The Yankees called a familiar name with their 20th-round selection, drafting high school pitcher Jack Leiter. The right-hander is the son of former Yankees pitcher and broadcaster Al Leiter, and is considered one of the top arms of the entire draft class. Were it not for the younger Leiter’s commitment to attend Vanderbilt in the fall, he “would have gone [in the] top 10 picks, easy” a scout tells MLB Network’s Jon Heyman (Twitter link). (The consensus among pundits wasn’t quite that lofty, though he was seen as a high-end draft prospect.) It isn’t unusual for teams to take a flier of a pick on such prospects just to see if they could be enticed to begin their pro careers early, and despite the past ties between the Yankees and the Leiter family, both Baseball America’s J.J. Cooper and MLB.com’s Mark Feinsand believe Jack Leiter will indeed head to Vanderbilt. Cooper doesn’t think the Yankees have the bonus pool budget available to offer Leiter anything close to his asking price to forego his college commitment, while Feinsand counters any suggestion of a possible wink-wink deal between Leiter and his dad’s old team by noting that the senior Leiter currently works for the Mets as an advisor in the baseball ops department.
As the draft officially comes to an end for another year, here’s more news and notes from the 2019 class…
- The Mets selected high-school right-hander Matthew Allan with the 89th overall pick, an intriguing part of a strategy by the team to focus their efforts “into largely a three-player draft,” J.J. Cooper writes for Baseball America. Allan is another of the draft’s top high-school arms, but reportedly wanted a $4MM bonus (greater than the slot price for all but the top 14 picks) to turn pro rather than attend the University of Florida. The 89th overall pick only carries a $667.9K recommended price, though the Mets drafted all college seniors (who have less negotiating leverage) in rounds 4-10 to potentially carve out space in their bonus pool. By saving money on those picks and perhaps even on first-rounder Brett Baty, the Mets could have enough to meet Allan’s price. Matt Ehalt of Yahoo Sports also reports that Allan’s actual demand is “not near the $4MM that has been thrown out,” so the team could have even more breathing room.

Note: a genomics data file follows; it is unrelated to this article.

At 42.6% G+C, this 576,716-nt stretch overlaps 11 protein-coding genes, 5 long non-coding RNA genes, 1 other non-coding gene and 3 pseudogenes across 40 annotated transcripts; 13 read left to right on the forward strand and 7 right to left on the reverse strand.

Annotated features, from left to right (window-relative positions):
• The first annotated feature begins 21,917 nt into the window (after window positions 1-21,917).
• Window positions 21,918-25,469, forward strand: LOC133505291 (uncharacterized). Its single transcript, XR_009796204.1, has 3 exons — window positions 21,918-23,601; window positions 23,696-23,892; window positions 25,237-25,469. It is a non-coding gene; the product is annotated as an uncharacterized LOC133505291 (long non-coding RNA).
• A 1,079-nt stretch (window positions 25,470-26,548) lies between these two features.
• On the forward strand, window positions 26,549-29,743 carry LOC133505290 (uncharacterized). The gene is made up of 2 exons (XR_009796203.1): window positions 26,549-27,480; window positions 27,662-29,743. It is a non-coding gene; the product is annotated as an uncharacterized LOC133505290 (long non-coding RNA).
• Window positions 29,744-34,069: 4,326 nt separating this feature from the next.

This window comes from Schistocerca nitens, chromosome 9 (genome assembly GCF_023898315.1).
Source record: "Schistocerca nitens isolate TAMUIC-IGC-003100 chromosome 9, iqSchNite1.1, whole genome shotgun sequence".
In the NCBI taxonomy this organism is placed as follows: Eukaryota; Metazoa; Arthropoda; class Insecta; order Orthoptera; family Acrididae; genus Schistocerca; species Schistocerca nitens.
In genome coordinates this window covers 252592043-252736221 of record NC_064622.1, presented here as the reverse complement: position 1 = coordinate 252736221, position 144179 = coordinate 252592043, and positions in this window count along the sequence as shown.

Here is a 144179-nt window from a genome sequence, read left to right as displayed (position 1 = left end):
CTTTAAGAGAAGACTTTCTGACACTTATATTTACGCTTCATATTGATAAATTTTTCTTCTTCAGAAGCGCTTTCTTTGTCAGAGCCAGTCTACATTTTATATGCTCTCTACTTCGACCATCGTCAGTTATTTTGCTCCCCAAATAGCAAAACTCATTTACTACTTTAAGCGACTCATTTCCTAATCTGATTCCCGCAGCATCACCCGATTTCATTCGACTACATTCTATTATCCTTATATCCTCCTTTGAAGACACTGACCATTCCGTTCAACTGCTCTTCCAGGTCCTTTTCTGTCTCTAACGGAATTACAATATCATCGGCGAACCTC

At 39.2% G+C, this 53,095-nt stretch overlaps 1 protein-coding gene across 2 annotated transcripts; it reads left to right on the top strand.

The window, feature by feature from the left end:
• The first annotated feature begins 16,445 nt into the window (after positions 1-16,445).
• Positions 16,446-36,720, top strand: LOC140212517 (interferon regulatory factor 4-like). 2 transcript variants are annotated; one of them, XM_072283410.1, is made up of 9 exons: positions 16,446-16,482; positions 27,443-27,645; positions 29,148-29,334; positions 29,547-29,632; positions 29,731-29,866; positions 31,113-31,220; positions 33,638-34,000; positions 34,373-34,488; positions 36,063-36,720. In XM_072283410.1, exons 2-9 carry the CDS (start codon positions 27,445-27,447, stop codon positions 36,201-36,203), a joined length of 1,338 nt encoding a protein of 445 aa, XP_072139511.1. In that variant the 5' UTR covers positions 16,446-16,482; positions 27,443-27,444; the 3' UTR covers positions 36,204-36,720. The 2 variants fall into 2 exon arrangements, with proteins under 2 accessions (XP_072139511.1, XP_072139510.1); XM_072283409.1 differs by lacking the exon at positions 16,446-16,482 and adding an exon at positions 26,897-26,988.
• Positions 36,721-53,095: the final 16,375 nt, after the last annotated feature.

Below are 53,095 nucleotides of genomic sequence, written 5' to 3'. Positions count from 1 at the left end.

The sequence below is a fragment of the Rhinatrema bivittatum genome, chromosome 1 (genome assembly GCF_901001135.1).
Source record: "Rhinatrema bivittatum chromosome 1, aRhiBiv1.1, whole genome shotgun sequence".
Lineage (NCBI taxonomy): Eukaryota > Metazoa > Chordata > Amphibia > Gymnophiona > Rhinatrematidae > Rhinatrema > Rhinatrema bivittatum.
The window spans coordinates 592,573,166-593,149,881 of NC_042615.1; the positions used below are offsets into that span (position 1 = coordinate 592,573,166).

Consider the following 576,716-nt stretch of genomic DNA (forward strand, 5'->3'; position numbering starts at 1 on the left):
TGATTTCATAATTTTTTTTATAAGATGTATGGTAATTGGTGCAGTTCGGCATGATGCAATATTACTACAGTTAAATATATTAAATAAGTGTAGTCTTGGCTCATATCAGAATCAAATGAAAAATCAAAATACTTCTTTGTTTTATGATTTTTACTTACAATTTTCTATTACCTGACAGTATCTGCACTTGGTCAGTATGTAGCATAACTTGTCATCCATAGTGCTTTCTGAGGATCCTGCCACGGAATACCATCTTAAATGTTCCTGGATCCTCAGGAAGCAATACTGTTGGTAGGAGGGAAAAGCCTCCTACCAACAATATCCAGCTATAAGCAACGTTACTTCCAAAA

- The Cubs haven’t had much success in developing their own pitchers in recent years, and their pick of right-hander Ryan Jensen with the 27th overall selection represents how the team is adjusting its thinking in trying to solve this problem, MLB.com’s Jordan Bastian writes. “Ryan Jensen certainly hits the nail on the head in terms of things that I’ve talked about that we probably avoided,” Cubs senior VP of player development and amateur scouting Jason McLeod told Bastian and other reporters. Jensen has had mechanical issues during his time at Fresno State, and at only 6’0″ tall and 180 pounds, the righty doesn’t cut an imposing figure on the mound. The young hurler had two important supporters, however, in Cubs area scout Gabe Zappi and pitching coordinator Brendan Sagara, plus McLeod was himself impressed watching one of Jensen’s starts in person on May 16.
- Reports from the night prior to the draft suggested that the Orioles were still considering multiple options as the first overall pick, and GM Mike Elias indeed told reporters (including MLB.com’s Joe Trezza) that “the first four picks were all under significant discussion from us at one point or another.” Rather than take Bobby Witt Jr., Andrew Vaughn, or JJ Bleday, the O’s instead stuck to expectations and chose top-rated prospect Adley Rutschman. “There are pros and cons with every player profile and every player. We like to work our way through all of that and ultimately decided for the long-range benefit of the organization that this was the right pick,” Elias said. It’s hard to argue with the choice, given that Rutschman was widely seen as the top talent available in this year’s class (and perhaps in many years). Elias praised his new player as “a team leader on and off the field” and “a future fixture for this organization.”